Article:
“They’ve got terror cells everywhere, including in the Western Hemisphere, very close to home,” Trump said. “Iran is the biggest sponsor of terrorism around the world. And we will work to dismantle that reach, believe me, believe me.”

However, in the real world, Iran has actually assisted the governments of Iraq and Syria in battling the Islamic State and Al Qaeda, while Saudi Arabia, Qatar, Turkey and – to a lesser degree – Israel have provided help to Sunni jihadists, especially in Syria, to counter what the Sunni-led states and Israel see as excessive Shiite influence in the Middle East.

In his pandering, Trump also exposed his ignorance about Israeli-Palestinian history. He asserted, “There is no moral equivalency [between the Israelis and the Palestinians]. Israel does not name public squares after terrorists.”

But that’s not exactly true. The most revered Israeli leader, in terms of having his name attached to streets, squares and parks, is Ze’ev Jabotinsky, founder and leader of the Irgun, a terror group that fought for the founding of Israel. Jabotinsky has some 57 sites named for him.

One of his Irgun followers, Menachem Begin, has his name commemorated in at least 43 communities. Similarly, Yitzhak Shamir, a leader of Lehi (also known as the Stern Gang), a terror group that joined with the Irgun in carrying out ethnic cleansing of Palestinians including the infamous Deir Yassin massacre, has his name attached to a Jerusalem highway.

But more significant than the honorific naming of public sites is the fact that Begin and Shamir were elected as Israeli prime ministers. In other words, Israel doesn’t just honor its terrorists by naming public squares after them; it gave them the power to direct military actions against Palestinians and other people in the region, including Begin’s 1982 invasion of Lebanon, which led to the Sabra and Shatila massacres of Palestinians.

But Trump’s pandering even extended to mentioning his and his family’s longtime devotion to Israel, including a reference to his daughter marrying an Orthodox Jew, converting to Judaism and now pregnant: “I love the people in this room. I love Israel. I love Israel. I’ve been with Israel so long in terms of I’ve received some of my greatest honors from Israel, my father before me, incredible. My daughter, Ivanka, is about to have a beautiful Jewish baby.”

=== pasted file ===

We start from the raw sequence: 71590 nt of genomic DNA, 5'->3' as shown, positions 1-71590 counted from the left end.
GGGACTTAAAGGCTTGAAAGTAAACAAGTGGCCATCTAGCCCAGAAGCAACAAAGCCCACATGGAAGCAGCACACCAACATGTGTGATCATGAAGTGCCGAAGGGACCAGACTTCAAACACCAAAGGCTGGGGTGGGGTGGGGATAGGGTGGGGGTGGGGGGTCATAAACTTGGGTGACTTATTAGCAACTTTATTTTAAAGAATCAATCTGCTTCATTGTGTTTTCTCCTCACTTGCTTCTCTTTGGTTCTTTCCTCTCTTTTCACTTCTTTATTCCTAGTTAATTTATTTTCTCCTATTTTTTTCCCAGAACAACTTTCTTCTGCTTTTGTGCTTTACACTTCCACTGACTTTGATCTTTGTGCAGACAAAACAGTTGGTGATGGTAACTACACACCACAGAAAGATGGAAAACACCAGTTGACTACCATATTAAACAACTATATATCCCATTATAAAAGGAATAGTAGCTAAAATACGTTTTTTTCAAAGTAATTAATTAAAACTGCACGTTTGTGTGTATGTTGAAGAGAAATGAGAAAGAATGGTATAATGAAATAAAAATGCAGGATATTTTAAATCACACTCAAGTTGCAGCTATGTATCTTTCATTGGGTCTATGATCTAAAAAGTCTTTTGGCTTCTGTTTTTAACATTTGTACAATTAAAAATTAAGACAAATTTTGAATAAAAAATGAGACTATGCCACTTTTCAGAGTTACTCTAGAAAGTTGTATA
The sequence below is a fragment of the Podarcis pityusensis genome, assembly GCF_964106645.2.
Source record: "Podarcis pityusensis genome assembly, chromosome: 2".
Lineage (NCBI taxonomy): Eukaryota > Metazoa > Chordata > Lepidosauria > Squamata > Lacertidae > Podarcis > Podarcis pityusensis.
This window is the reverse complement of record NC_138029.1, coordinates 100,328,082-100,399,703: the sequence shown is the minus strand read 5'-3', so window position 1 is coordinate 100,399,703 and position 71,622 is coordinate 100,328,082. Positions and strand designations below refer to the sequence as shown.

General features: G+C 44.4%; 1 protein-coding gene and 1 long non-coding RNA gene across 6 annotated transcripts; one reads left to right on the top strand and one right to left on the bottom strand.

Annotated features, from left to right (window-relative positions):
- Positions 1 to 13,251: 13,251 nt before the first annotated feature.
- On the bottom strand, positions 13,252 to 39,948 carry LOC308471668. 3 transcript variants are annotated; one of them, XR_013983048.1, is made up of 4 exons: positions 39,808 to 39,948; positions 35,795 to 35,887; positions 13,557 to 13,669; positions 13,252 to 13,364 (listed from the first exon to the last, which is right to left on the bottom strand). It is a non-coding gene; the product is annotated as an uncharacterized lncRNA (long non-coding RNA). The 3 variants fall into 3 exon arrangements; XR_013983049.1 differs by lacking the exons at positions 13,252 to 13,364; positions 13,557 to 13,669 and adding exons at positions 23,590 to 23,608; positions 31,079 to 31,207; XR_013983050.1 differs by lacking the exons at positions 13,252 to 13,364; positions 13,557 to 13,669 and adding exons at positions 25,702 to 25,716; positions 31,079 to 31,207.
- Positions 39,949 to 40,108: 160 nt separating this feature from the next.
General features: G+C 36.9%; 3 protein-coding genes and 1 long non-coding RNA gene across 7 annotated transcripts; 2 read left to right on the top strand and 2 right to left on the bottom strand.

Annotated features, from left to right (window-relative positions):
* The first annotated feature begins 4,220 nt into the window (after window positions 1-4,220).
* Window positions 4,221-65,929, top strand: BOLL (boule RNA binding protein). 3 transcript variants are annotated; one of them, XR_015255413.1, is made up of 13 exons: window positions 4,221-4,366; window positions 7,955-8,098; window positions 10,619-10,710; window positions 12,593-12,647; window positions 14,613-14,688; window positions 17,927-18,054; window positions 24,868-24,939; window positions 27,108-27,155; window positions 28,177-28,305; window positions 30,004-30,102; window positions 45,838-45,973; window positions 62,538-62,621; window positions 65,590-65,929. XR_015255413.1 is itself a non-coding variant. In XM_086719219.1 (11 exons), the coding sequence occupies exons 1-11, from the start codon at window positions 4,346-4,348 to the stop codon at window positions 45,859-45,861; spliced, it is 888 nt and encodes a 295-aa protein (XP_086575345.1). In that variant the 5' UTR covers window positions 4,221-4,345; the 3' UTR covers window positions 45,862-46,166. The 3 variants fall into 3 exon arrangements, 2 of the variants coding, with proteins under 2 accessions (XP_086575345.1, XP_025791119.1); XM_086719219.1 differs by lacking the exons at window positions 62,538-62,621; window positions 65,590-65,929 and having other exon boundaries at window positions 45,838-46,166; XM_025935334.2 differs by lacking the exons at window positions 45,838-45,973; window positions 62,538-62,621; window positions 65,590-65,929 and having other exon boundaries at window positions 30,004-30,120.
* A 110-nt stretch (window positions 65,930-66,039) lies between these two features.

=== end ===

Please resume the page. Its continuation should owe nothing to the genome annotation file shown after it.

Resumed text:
Respecting the Palestinians

By contrast, Sanders, the only Jewish candidate and someone who lived on an Israeli kibbutz as a young man, did not attend the AIPAC conference, citing a scheduling conflict for his campaign which was hoping to close Clinton’s formidable delegate lead with strong showings in Utah, Idaho and Arizona.

Instead, Sanders gave a foreign policy speech that he claimed he would have given if he had addressed the AIPAC convention. While critical of Iranian and Palestinian leaders, Sanders offered a much more evenhanded assessment of the reasons for the troubled Middle East.

Sanders stressed that his overall approach to the region would be to emphasize diplomacy among the Mideast countries instead of concentrating on threats and the use of force. He also called for a recognition of the legitimate rights of the Palestinians.

“To be successful, we have also got to be a friend not only to Israel, but to the Palestinian people, where in Gaza unemployment today is 44 percent and we have there a poverty rate which is almost as high,” the Vermont senator said. “You can’t have good policy that results in peace if you ignore one side.”

While insisting on security for Israel, Sanders said, “peace also means security for every Palestinian. It means achieving self-determination, civil rights, and economic well-being for the Palestinian people. Peace will mean ending what amounts to the occupation of Palestinian territory, establishing mutually agreed upon borders, and pulling back settlements in the West Bank. … It is absurd for elements within the Netanyahu government to suggest that building more settlements in the West Bank is the appropriate response to the most recent violence.”

Sanders also touched on other sensitive issues that Clinton and Trump avoided. Sanders said, “Peace will also mean ending the economic blockade of Gaza. And it will mean a sustainable and equitable distribution of precious water resources so that Israel and Palestine can both thrive as neighbors.